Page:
North Dakota Nursing Home Abuse Laws
North Dakota’s Cap on Medical Malpractice Damage Awards
Some states limit the amount of damages that can be awarded in a civil trial by enacting what are known as “Damage caps.” Generally speaking, caps are arbitrary limits that limit the amount of money a victim can recover. Caps punish the most seriously injured victims of neglect and abuse by capping the amount of monetary damages that can be awarded against the person who caused the harm. Usually, damage caps are the result of lobbying efforts by large insurance companies and big businesses.
In North Dakota, there is a noneconomic damages cap of $500,000 in medical malpractice cases. N.D. Cent. Code § 32-42-02. In addition, any award of economic damages of over $250,000 may be challenged by the defendant and reviewed by a judge. When economic damages are challenged by a defendant, the defendant has the burden of proving that the award does not reflect the injured person’s reasonable economic losses.
The state of North Dakota limits punitive damages to $250,000 or twice the amount of compensation, whichever is greater; however, punitive damages may not be awarded if there are no compensatory damages. § 32-03.2-11.
The Statute of Limitations
The statute of limitations is the length of time a plaintiff has in which to file a legal claim against a nursing home because of elder abuse or caregiver neglect. The length of the statute changes depending on whether the victim was injured, killed, or harmed by medical malpractice.
In North Dakota, the statute of limitations on injuries that result from nursing home neglect or nursing home abuse is generally six years. See § 28-01-16.
Medical Malpractice and Wrongful Death
The statute of limitations in cases for medical malpractice and wrongful death is two years. In the case of medical malpractice, the North Dakota statute of limitations is two years from the date of the discovery of the malpractice but not more than 6 years from the date of the injury. An exception to this limit is when discovery of the malpractice was prevented by fraudulent conduct. See § 28-01-18. Further, if medical malpractice results in death, the statute of limitations is two years from the date of death.
Claimants in wrongful death cases may recover compensatory damages which are proportionate to the injury resulting in death, as well as punitive damages. See § 32-21-02.
Attorney’s Contingency Fees
Almost universally, nursing home neglect and abuse cases that result in personal injury or wrongful death are retained on a contingent fee basis. Under a contingent fee agreement, the attorney is paid out of the settlement or award made for the client. The North Dakota Rules of Professional Conduct provide that an attorney’s contingent fees must be reasonable. In addition, the contingent fee must be in writing and explicitly state how the fee is determined and what percentage the attorney will be paid from any settlement, award or appeal.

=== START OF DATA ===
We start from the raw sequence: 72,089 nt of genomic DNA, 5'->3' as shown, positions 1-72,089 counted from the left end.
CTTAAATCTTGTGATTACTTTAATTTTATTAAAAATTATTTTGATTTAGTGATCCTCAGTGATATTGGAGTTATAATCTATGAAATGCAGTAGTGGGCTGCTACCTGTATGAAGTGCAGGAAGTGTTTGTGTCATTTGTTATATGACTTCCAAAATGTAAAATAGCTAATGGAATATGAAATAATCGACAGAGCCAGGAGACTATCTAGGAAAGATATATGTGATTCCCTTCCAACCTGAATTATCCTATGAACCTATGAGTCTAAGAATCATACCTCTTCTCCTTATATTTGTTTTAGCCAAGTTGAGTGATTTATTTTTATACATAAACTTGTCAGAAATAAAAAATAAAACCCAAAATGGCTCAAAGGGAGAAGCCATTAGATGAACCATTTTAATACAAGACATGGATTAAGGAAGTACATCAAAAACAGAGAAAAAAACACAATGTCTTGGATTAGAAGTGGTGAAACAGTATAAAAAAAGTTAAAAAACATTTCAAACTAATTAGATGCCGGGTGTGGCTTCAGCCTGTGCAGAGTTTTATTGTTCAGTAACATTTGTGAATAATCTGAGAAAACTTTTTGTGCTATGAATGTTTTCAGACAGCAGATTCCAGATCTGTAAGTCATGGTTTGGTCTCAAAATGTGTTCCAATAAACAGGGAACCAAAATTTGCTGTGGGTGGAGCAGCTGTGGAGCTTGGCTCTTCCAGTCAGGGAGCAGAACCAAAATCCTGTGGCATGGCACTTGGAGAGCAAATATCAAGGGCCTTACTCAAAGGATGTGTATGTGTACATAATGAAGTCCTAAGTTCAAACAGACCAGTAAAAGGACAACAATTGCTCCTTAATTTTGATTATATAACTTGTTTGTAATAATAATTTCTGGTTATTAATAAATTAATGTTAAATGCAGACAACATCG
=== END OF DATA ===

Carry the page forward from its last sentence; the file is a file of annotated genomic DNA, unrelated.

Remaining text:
North Dakota Nursing Home Regulations
When elderly residents are admitted to a North Dakota nursing home they maintain the legal rights they had while living in the community at large. Long term care and nursing home facilities are responsible for protecting and promoting the legal rights and responsibilities which are guaranteed by both federal and North Dakota state law.
Under these laws, each nursing home is required to:
- Provide personal care to each and every resident in a respectful and dignified manner which emphasizes choice and self determination.
- Protect and promote the nursing home resident’s rights as a citizen.
- Provide adequate quality of care services that promote the individual needs of each resident.
- Provide reasonable accommodations for a resident’s needs and preferences.
What Legal Rights Do Elderly Residents Have?
North Dakota Nursing home Resident’s Rights include but are not limited to:
- The right to receive proper medical care.
- The right to be involved in planning for their own medical care and be fully informed about their total health status. This includes a nursing home resident’s right to be informed immediately if there is a significant change in physical, mental or psychosocial condition.
- The right to choose health care providers and be informed of providers of medical treatment.
- The right to receive a copy of medical records.
- The right to be provided with a copy of resident’s rights and responsibilities and all of the facility policies.
- The right to respectful treatment.
- The right to participate in the nursing home facilities activities program.
- The right to not be discriminated against.
- The right to receive assistance with applying for Medical Assistance such as Medicare.
- The right to right to be informed of all costs of their care.
- The right to not be neglected, abused or mistreated by staff.
- The right to not be involuntarily isolated from other residents.
- The right to manage their own finances or request the nursing home manage their finances.
- The right to privacy, property, and living arrangements.
- The right to visit and associate with persons of their choosing.
- The right to not be transferred or discharged from a nursing home, unless:
- A physician documents that the facility cannot meet the resident’s health needs, or if health needs have improved so that the resident no longer needs the facilities services.
- Your own health or safety, or the health or safety of another resident, is at risk.
- The reason is nonpayment of a bill.
- The facility closes.
Disclaimer: This article is for informational purposes only. It is not legal advice and should not be used as legal advice. The legal statutes, laws and procedures contained in this article may not be current and may have been revised since the time of publication or contain errors. An attorney can provide legal guidance only after reviewing the details of your individual case.
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